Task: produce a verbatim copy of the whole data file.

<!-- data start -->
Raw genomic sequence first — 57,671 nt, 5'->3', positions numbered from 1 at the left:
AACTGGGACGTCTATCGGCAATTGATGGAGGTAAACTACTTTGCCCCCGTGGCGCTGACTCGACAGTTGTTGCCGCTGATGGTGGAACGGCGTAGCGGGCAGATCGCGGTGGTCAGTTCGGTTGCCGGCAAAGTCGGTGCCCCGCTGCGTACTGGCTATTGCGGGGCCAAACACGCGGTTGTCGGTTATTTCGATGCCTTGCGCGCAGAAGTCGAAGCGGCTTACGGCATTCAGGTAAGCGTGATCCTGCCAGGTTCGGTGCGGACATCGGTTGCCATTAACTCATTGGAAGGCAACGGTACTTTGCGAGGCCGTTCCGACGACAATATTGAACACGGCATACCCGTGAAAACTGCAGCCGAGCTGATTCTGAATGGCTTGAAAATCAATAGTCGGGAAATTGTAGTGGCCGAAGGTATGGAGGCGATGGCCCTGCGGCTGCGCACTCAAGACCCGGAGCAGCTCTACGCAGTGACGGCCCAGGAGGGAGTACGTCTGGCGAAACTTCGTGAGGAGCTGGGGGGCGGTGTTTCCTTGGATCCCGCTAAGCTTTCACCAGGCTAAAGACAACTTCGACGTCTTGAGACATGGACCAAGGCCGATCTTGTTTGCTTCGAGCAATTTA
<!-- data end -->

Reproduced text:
Raw genomic sequence first — 57,671 nt, 5'->3', positions numbered from 1 at the left:
AACTGGGACGTCTATCGGCAATTGATGGAGGTAAACTACTTTGCCCCCGTGGCGCTGACTCGACAGTTGTTGCCGCTGATGGTGGAACGGCGTAGCGGGCAGATCGCGGTGGTCAGTTCGGTTGCCGGCAAAGTCGGTGCCCCGCTGCGTACTGGCTATTGCGGGGCCAAACACGCGGTTGTCGGTTATTTCGATGCCTTGCGCGCAGAAGTCGAAGCGGCTTACGGCATTCAGGTAAGCGTGATCCTGCCAGGTTCGGTGCGGACATCGGTTGCCATTAACTCATTGGAAGGCAACGGTACTTTGCGAGGCCGTTCCGACGACAATATTGAACACGGCATACCCGTGAAAACTGCAGCCGAGCTGATTCTGAATGGCTTGAAAATCAATAGTCGGGAAATTGTAGTGGCCGAAGGTATGGAGGCGATGGCCCTGCGGCTGCGCACTCAAGACCCGGAGCAGCTCTACGCAGTGACGGCCCAGGAGGGAGTACGTCTGGCGAAACTTCGTGAGGAGCTGGGGGGCGGTGTTTCCTTGGATCCCGCTAAGCTTTCACCAGGCTAAAGACAACTTCGACGTCTTGAGACATGGACCAAGGCCGATCTTGTTTGCTTCGAGCAATTTA